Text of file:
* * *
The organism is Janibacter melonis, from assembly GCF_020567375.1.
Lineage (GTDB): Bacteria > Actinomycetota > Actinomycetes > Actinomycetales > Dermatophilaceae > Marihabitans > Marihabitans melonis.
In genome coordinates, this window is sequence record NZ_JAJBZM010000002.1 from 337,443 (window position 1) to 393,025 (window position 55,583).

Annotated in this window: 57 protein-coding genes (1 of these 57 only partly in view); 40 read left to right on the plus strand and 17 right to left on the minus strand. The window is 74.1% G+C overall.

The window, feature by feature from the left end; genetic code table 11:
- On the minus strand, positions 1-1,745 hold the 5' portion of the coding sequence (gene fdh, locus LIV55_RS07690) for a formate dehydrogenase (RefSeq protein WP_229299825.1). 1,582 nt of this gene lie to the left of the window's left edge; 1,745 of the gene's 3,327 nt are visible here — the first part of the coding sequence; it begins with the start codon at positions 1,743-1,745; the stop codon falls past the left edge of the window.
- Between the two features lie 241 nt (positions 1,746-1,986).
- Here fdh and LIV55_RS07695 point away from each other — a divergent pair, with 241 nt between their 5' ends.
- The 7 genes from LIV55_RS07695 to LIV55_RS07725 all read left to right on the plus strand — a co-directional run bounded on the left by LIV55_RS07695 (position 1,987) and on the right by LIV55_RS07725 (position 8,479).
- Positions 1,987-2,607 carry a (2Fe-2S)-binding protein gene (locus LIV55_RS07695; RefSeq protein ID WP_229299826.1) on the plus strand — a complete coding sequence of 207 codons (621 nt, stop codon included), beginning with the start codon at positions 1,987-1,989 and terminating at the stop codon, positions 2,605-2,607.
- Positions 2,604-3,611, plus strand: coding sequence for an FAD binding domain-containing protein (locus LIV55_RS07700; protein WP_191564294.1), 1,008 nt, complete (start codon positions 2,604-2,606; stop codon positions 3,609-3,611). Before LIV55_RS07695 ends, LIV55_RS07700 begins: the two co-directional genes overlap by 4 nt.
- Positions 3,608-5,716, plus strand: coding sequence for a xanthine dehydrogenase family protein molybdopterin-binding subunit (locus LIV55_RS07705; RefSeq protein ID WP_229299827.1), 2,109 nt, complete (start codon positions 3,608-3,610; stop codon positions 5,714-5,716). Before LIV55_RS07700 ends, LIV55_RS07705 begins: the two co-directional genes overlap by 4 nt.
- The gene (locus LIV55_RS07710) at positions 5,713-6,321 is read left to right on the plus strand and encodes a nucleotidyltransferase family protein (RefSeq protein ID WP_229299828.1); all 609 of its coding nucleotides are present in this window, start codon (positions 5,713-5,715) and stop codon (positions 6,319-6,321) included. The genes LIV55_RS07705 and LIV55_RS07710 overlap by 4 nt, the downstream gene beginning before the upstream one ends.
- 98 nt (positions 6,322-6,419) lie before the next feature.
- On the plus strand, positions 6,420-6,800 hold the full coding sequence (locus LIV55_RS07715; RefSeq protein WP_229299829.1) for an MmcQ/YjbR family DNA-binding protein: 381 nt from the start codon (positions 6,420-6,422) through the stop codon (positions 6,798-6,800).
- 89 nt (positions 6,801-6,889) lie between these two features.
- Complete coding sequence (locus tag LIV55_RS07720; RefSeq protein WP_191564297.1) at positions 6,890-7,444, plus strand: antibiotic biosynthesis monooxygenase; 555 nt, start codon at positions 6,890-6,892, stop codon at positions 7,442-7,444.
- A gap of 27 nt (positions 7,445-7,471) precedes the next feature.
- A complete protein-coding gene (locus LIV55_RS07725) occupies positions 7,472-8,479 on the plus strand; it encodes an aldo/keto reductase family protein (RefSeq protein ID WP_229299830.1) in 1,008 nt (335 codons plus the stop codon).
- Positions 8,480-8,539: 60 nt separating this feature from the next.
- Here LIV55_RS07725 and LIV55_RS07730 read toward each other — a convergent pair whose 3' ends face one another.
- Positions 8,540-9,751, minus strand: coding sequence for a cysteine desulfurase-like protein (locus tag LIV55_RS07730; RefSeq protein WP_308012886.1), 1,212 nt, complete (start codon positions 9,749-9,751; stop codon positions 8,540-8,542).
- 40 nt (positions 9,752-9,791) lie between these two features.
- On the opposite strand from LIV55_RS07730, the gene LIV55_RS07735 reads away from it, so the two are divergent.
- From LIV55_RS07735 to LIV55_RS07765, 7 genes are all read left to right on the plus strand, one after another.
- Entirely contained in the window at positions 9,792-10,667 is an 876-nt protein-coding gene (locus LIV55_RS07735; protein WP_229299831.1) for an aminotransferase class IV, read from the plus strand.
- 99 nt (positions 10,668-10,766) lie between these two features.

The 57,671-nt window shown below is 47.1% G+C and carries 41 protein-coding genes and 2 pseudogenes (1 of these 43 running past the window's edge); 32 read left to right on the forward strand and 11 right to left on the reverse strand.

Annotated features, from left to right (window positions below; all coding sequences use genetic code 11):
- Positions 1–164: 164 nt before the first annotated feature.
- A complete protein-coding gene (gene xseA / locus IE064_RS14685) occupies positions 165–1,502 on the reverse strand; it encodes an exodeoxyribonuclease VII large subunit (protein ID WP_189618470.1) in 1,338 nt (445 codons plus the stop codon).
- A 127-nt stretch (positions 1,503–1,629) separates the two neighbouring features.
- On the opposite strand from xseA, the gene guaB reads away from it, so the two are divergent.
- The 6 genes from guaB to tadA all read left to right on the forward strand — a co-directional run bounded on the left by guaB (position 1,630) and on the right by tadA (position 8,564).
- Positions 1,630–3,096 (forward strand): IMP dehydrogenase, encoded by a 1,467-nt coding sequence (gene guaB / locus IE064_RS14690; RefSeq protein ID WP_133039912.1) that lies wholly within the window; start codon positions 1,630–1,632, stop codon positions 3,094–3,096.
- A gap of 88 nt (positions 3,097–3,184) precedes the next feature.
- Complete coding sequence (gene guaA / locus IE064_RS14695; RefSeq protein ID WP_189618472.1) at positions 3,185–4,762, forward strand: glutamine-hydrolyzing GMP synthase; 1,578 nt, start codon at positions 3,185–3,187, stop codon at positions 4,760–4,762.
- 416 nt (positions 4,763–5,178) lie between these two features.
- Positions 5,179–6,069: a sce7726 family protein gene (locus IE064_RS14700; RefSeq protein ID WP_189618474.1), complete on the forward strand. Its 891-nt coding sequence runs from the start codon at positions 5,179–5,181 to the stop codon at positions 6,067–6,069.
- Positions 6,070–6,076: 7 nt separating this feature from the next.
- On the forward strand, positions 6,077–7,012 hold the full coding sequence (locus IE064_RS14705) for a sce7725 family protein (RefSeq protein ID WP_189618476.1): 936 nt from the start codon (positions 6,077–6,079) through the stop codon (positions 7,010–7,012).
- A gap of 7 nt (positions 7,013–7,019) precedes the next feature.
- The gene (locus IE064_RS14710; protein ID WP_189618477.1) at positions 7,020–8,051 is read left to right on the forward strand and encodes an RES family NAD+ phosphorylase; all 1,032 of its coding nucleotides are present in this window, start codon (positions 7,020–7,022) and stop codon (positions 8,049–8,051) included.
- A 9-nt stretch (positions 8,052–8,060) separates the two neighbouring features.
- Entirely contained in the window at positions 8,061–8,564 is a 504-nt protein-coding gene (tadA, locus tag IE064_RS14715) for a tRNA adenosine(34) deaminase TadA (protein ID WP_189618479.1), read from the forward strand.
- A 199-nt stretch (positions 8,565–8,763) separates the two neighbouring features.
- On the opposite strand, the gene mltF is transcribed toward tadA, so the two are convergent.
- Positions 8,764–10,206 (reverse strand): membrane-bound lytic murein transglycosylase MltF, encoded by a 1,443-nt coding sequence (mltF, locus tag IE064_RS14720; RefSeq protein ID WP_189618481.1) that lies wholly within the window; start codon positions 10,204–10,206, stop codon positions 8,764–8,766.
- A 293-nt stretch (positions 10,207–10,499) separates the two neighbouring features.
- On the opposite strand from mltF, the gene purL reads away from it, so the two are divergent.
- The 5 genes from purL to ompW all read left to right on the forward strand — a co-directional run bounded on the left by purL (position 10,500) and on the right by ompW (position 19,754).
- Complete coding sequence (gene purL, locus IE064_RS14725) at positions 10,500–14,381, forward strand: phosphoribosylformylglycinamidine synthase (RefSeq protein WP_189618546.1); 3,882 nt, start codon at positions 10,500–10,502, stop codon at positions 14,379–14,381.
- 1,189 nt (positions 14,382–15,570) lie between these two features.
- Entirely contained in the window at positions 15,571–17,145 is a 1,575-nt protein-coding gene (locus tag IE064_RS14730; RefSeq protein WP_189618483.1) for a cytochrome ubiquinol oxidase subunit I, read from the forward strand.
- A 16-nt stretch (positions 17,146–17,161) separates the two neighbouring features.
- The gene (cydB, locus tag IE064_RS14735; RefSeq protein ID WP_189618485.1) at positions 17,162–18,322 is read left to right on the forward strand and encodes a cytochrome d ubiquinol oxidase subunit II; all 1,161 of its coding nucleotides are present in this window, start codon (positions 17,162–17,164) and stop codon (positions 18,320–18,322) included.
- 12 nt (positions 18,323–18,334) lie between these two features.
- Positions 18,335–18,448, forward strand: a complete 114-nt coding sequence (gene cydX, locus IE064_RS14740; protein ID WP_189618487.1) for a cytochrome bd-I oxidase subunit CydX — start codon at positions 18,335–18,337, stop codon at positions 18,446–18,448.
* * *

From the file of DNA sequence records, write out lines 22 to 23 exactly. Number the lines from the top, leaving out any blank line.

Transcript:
- Positions 8,540-9,751, minus strand: coding sequence for a cysteine desulfurase-like protein (locus tag LIV55_RS07730; RefSeq protein WP_308012886.1), 1,212 nt, complete (start codon positions 9,749-9,751; stop codon positions 8,540-8,542).
- 40 nt (positions 9,752-9,791) lie between these two features.